Summary: This article examines whiteness at the intersection of immigration and early childhood education as it was made visible during interviews with 50 preschool teachers in five US cities as part of the Children Crossing Borders (CCB) study. Findings show whiteness acting not only as a construct of privilege but also as an idea that manifests itself in ways that affect schooling, even in early educational settings like preschool. Whiteness is made visible through a combination of multivocal ethnographic methodology, Critical Race Theory (CRT), and post-structural analytical tools all used within a comparative framework to understand whiteness from the perspective of white teachers responding to newly arrived immigrant families and subsequently from the counterexamples of immigrant teachers working in cities with longer histories of immigration. Findings suggest that the logic of whiteness used to respond to immigrant families includes blaming them, distancing from them and charging them with responsibility to change while at the same time being grateful for their presence in the school. Whiteness was found to prevent teachers from responding in engaged and positive ways to immigrant families and the manifestations of whiteness revealed by the white teachers in this study mirror larger societal tensions around immigration and race.


Recognizing the Voices of Immigrant Parents in Preschool/Pre-K Settings.

Adair, J.K. & Barraza-Correa, A. (2014). Recognizing the Voices of Immigrant Parents in Preschool/Pre-K Settings. Young Children.

Summary: When immigrant parents bring their children to early educational settings, it is often with a mix of hope and apprehension. Immigrant parents are usually grateful for and hopeful about the type of education their children will receive. But they worry that their children may experience teachers who are unkind or unable to advocate for them in the classroom or on the playground. In this article, we share how immigrant parents described the types of teachers they want for their children. The ideas, strategies, and concerns are all taken directly from interviews with over 100 immigrant parents in five U.S. cities as part of the multi-sited ethnographic study Children Crossing Borders. We hope to demonstrate that immigrant parents are important sources of information about young children, about early childhood education, and about what it means to be a young immigrant family in the United States.


Addressing Race and Inequity in the Classroom.

Doucet, F. & Adair, J.K. (2013). Addressing Race and Inequity in the ClassroomYoung Children, 68(5), 88-97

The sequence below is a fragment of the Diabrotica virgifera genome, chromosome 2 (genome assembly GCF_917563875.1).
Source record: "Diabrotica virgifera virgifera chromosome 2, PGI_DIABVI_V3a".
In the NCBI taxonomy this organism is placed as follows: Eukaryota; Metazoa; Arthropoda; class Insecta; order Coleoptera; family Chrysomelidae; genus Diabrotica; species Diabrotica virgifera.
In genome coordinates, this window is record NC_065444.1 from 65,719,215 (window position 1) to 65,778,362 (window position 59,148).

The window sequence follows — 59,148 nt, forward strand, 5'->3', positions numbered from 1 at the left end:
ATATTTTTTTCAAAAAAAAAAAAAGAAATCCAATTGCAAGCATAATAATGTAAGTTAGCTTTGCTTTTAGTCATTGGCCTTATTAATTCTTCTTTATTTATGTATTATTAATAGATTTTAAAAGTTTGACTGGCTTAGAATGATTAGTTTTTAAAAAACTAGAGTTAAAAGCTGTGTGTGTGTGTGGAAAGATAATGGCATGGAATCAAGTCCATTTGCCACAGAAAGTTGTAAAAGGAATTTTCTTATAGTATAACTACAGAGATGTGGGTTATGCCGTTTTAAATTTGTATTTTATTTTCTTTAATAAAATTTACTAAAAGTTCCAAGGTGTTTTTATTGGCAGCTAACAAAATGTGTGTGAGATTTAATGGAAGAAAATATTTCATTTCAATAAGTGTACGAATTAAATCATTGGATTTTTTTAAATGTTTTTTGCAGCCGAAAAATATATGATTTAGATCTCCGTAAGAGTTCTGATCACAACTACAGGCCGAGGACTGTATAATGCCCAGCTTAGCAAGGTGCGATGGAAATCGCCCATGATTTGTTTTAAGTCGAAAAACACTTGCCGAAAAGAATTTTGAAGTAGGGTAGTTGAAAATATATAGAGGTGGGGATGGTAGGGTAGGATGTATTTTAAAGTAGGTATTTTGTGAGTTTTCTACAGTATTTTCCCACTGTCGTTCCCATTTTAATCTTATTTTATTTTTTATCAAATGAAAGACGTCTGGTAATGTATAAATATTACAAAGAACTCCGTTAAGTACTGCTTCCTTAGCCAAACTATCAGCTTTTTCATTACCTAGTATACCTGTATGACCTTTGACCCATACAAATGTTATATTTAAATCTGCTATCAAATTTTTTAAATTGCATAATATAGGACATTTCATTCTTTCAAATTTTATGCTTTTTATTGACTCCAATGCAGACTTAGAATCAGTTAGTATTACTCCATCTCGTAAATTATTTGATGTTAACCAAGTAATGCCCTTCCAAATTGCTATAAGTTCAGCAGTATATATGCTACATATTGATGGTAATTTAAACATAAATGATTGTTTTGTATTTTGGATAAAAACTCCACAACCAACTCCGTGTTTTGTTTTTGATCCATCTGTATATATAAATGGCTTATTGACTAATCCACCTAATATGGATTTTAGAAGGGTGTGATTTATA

Summary: As teacher educators, we often hear skeptical or worried responses when we bring up young children talking about race. "But kids are too young to talk about it." I don’t want anyone to feel uncomfortable." "They’re so innocent!" But are they? The purpose of this article is to discuss (1) what we know in the field of early childhood education (ECE) about young children’s abilities and capabilities to think and talk about racial differences, and (2) how early childhood teachers and administrators can better approach and respond to racial conversations that are anti-racist within early childhood classrooms (preK-3). Avoiding conversations about racism and inequity does not mean some kids in the class will not experience these social realities. Teachers , and young children need tools, for addressing these issues.


The Dilemma of Cultural Responsiveness and Professionalization: Listening Closer to Immigrant Teachers Who Teach Children of Recent Immigrants.

Adair, J.K., Tobin, J. & Arzubiaga, A. (2012). The Dilemma of Cultural Responsiveness and Professionalization: Listening Closer to Immigrant Teachers Who Teach Children of Recent Immigrants. Teachers College Record, 114 (12), 1-37.

Summary: Culturally knowledgeable and responsive teachers are important in early education and care settings that serve children from immigrant families. However, our study of teachers in five U.S. cities at a number of early childhood settings suggests that teachers who are themselves immigrants often experience a dilemma that prevents them from applying their full expertise to the education and care of children of recent immigrants. Rather than feeling empowered by their bicultural, bilingual knowledge and their connection to multiple communities, many immigrant teachers instead report that they often feel stuck between their pedagogical training and their cultural knowledge. Our article argues that bicultural, bilingual staff, and especially staff members who are themselves immigrants from the community served by the school, can play an invaluable role in parent–staff dialogues, but only if their knowledge is valued, enacted, and encouraged as an extension of their professional role as early childhood educators. For the teachers, classrooms, and structures in our study, this would require nonimmigrant practitioners to have a willingness to consider other cultural versions of early childhood pedagogy as having merit and to enter into dialogue with immigrant teachers and immigrant communities.


Discrimination as a Contextualized Obstacle to the Preschool Teaching of Young Latino Children of Immigrants.

Adair, J.K. (2012). Discrimination as a Contextualized Obstacle to the Preschool Teaching of Young Latino Children of ImmigrantsContemporary Issues in Early Childhood, 13(3), 163-174.